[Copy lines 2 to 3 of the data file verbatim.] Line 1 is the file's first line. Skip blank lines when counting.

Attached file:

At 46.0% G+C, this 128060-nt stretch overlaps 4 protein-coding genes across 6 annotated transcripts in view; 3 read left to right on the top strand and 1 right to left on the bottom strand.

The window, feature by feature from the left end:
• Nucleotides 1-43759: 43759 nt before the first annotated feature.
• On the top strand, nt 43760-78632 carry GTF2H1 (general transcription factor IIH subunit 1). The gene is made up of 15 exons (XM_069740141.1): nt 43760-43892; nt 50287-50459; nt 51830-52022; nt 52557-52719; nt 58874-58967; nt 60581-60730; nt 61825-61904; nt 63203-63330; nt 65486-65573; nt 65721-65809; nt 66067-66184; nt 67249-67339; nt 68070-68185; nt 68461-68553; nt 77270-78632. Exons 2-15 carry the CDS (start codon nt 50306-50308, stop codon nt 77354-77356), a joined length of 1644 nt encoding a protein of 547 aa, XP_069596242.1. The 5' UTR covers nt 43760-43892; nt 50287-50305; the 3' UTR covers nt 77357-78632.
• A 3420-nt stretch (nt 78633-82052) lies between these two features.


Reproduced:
The window, feature by feature from the left end:
• Nucleotides 1-43759: 43759 nt before the first annotated feature.